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How States Pay for Wars$
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Rosella Capella Zielinski

Print publication date: 2016

Print ISBN-13: 9781501702495

Published to Cornell Scholarship Online: January 2017

DOI: 10.7591/cornell/9781501702495.001.0001

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Truman and the Korean War

Truman and the Korean War

Chapter:
(p.29) 2 Truman and the Korean War
Source:
How States Pay for Wars
Author(s):

Rosella Cappella Zielinski

Publisher:
Cornell University Press
DOI:10.7591/cornell/9781501702495.003.0003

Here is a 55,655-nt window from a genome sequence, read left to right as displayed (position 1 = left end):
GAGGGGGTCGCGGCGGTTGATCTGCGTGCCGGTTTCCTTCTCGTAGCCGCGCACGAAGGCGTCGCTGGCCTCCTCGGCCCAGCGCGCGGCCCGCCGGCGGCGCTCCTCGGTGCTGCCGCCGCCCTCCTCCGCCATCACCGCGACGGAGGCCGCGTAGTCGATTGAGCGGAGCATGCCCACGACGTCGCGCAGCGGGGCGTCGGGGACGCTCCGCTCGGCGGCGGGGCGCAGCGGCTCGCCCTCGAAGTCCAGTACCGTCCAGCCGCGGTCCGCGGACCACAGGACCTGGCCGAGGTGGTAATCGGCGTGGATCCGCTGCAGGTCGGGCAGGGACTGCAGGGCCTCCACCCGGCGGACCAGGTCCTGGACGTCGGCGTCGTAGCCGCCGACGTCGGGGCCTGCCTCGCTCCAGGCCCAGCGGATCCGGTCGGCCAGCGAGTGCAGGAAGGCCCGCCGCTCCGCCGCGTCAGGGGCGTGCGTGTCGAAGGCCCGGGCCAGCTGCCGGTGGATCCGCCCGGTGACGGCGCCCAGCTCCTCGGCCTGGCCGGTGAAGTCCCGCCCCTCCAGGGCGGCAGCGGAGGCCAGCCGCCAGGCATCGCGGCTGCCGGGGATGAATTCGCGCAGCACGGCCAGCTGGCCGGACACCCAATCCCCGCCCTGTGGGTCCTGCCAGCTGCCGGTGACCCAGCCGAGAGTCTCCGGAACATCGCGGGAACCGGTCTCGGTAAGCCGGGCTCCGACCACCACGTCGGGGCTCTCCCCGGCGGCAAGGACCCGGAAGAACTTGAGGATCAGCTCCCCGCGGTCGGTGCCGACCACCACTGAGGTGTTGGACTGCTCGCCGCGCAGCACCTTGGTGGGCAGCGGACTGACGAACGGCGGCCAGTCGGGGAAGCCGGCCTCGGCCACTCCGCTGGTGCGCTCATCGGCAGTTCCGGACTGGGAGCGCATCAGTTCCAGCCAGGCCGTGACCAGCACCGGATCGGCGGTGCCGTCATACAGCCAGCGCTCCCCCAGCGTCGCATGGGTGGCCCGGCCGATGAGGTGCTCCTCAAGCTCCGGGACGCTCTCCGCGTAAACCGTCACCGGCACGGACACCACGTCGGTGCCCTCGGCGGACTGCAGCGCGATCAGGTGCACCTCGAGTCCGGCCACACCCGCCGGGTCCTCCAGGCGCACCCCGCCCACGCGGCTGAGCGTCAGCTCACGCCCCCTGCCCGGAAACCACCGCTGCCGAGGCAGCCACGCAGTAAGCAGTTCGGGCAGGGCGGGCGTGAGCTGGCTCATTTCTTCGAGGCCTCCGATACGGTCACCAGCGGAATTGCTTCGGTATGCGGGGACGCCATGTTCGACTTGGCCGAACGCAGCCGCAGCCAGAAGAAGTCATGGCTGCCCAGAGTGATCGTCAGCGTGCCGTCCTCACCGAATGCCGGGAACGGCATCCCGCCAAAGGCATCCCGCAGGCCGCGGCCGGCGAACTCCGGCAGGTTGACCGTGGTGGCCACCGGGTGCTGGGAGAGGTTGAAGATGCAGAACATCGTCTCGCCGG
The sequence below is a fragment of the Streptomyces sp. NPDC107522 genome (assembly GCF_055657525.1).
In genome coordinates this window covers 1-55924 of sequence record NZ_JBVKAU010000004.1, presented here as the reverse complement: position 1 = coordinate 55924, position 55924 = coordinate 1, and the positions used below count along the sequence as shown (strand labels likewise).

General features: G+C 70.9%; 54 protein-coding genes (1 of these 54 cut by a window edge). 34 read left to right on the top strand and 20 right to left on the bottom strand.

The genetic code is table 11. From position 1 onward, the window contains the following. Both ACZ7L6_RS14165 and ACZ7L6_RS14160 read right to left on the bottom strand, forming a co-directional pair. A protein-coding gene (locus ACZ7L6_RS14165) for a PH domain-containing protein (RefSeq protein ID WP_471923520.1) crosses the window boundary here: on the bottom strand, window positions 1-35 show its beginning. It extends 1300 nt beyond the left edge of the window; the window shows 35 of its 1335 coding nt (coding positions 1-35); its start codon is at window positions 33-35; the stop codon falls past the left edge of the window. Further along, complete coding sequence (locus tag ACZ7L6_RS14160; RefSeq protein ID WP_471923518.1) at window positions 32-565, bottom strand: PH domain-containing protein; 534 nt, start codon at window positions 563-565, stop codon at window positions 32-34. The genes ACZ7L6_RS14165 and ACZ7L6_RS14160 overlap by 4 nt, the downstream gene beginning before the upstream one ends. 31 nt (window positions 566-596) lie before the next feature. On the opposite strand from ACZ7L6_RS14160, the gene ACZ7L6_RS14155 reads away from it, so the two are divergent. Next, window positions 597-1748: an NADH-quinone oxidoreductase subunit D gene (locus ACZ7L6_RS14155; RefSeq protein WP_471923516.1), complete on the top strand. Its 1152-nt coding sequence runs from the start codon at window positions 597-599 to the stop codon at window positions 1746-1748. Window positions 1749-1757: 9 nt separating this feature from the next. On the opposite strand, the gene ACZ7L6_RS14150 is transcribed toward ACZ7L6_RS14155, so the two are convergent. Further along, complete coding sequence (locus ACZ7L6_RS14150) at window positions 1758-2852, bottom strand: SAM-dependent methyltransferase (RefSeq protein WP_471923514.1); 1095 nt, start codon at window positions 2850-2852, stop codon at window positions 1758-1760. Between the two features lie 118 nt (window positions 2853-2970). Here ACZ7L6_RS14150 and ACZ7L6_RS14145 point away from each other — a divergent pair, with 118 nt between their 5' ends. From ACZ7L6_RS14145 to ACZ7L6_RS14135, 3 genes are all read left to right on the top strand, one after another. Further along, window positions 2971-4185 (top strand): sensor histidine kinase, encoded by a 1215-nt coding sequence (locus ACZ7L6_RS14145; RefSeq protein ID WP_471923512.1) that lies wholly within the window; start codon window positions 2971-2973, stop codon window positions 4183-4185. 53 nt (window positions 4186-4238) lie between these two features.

This chapter focuses on the financing of the Korean War and its within-case variation. Korean War finance can be divided into two periods, from June 1950 to mid-1951 and from mid-1951 to the end of the war. During the first period, both the fear of inflation and support for the war effort were high. As a result, the Revenue Act of 1950, eliminating an excise tax reduction and increasing both corporate and individual income taxes, and the Excess Profit Tax Law of 1950 were swiftly signed into law. During the second period of Korean War finance, however, the political-economic landscape changed, and President Truman was only able to get half of what he requested in terms of revenue, as reflected in the Revenue Act of 1951.

Keywords:   Korean War, Korean War finance, 1950 Revenue Act, 1951 Revenue Act, 1950 Excess Profit Tax Law, taxes, Harry S. Truman, inflation

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